July 26 2017
Do we have central banks to thank?
Low interest rates, accommodative monetary policy, and improving economic growth have helped stock markets around the world reach record highs, reports Barron’s:
“…a look around the globe shows the surge of the U.S. market to new peaks to be anything but unique. Major [markets] in Europe and Asia also have been setting records. Even in South Korea, the Kospi closed at a new peak and is up 25 percent from its 52-week low last year, as the global technology rally has proved to be more powerful than the threat of a nuclear-missile launch from North Korea. Last week also saw a record close in the S&P BSE Sensex in India. Japan’s Nikkei is up 25 percent from last August and near a 52-week high (albeit still down 48 percent from its 1989 bubble peak). The Shanghai Composite is a relative laggard, with a 9.6 percent gain from its August lows, bolstered by a 3.7 percent jump over the past five weeks.”
Eventually, central banks are expected to tighten monetary policy by raising interest rates and reducing the size of their balance sheets and that could affect markets. The U.S. Federal Reserve released its Policy Normalization Principles and Plans back in 2014. Last month, Chair Janet Yellen indicated the Fed currently intends to begin normalizing policy during 2017.
U.S. monetary policy isn’t the only phenomenon investors may want to keep an eye on.
Fiscal policy (the steps a government takes to influence its country’s economy) deserves some attention, too. The United States will, once again, hit its legal spending limit (the debt ceiling) this fall. U.S. News reported, “Were the United States to hit its borrowing limit – and thus have to start missing payments and stiffing creditors – there’s no telling the exact consequences, but they wouldn’t be good.”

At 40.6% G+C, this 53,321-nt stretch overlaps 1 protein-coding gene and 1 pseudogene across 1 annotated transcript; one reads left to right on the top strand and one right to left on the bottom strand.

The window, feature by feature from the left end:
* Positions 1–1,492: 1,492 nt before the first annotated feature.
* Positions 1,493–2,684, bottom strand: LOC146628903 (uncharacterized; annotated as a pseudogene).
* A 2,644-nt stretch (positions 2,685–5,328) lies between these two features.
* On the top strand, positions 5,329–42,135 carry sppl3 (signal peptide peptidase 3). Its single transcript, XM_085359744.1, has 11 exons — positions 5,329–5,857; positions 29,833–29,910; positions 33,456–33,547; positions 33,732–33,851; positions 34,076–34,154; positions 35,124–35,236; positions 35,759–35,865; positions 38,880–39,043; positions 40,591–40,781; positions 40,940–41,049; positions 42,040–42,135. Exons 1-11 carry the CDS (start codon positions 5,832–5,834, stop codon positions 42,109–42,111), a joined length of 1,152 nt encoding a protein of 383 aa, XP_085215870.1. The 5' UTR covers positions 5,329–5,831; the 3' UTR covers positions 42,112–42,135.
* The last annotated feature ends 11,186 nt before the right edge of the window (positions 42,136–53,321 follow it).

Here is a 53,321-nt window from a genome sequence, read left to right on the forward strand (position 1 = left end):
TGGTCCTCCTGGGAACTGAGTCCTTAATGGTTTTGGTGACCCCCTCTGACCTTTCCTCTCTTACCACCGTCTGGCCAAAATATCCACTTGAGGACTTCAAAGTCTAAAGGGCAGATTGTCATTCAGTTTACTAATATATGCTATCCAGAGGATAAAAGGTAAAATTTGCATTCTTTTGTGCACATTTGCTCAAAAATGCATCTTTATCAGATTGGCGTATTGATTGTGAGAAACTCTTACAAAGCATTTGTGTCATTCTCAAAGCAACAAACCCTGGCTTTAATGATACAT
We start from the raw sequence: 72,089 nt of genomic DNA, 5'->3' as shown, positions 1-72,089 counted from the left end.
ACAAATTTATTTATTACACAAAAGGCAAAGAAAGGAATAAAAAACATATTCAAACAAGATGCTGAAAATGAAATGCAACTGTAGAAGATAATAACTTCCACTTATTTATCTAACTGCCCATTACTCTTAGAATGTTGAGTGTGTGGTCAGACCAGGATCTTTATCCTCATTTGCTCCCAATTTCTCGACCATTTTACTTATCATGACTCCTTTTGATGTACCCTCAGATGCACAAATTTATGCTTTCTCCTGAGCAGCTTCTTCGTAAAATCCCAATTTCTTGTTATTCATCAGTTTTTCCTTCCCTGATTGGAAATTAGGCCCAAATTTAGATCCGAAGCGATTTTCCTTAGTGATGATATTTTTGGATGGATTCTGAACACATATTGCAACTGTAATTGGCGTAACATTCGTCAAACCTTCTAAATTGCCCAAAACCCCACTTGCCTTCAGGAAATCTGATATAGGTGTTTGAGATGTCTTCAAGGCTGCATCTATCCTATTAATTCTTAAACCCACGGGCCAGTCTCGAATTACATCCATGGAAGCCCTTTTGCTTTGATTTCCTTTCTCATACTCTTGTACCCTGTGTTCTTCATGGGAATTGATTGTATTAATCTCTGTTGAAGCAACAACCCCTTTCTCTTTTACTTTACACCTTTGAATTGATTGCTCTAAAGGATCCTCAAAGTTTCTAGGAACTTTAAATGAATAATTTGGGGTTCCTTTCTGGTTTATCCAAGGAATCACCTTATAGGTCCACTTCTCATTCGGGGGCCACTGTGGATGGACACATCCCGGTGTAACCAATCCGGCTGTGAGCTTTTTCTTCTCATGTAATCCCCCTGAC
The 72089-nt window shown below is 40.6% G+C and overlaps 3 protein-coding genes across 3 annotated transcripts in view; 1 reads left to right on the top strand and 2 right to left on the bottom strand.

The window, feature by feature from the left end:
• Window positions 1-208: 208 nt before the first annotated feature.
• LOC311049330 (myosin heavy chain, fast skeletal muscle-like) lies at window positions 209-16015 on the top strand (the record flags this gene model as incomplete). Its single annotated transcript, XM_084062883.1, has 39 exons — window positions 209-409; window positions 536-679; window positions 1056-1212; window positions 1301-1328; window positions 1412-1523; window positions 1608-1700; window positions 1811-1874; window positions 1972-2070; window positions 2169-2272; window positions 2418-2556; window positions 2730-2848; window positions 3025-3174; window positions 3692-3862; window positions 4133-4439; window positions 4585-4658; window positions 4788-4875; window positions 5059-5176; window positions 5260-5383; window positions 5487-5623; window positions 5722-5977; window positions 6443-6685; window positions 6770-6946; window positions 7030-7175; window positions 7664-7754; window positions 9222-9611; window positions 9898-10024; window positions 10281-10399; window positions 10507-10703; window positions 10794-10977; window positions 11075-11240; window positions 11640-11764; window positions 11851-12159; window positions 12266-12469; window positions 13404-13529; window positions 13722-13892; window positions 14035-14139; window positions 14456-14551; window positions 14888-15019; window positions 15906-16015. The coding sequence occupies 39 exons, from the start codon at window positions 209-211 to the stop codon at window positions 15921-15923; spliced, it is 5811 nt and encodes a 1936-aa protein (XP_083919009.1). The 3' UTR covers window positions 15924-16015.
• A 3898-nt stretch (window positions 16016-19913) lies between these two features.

The bond market does not appear to be confident fiscal policy will proceed smoothly. Barron’s reported, “Yields on T-bills that mature in mid-to-late October jumped relative to surrounding maturities, a sign that the money market saw a risk – however slight – of not getting paid on time.”
- Data as of 7/21/20171-WeekY-T-D1-Year3-Year5-Year10-Year
- Standard & Poor’s 500 (Domestic Stocks)0.0050.1040.1420.0780.1290.048
- Dow Jones Global ex-U.S.0.816188.8.131.52-1.2
- 10-year Treasury Note (Yield Only)2.2NA184.108.40.206
- Gold (per ounce)1.57.7-5.5-1.6-4.56.2
- Bloomberg Commodity Index0.4-5.2-2.3-13.8-10.4-6.9
- DJ Equity All REIT Total Return Index0.75.9-1.48.710.16.4
*Indices are unmanaged and investors cannot invest directly in an index.
*Sources: Yahoo! Finance, Barron’s, djindexes.com, London Bullion Market Association
*S&P 500, Dow Jones Global ex-US, Gold, Bloomberg Commodity Index returns exclude reinvested dividends (gold does not pay a dividend) and the three-, five-, and 10-year returns are annualized; the DJ Equity All REIT Total Return Index does include reinvested dividends and the three-, five-, and 10-year returns are annualized; and the 10-year Treasury Note is simply the yield at the close of the day on each of the historical time periods.
*Past performance is no guarantee of future results. Indices are unmanaged and cannot be invested into directly. N/A means not applicable.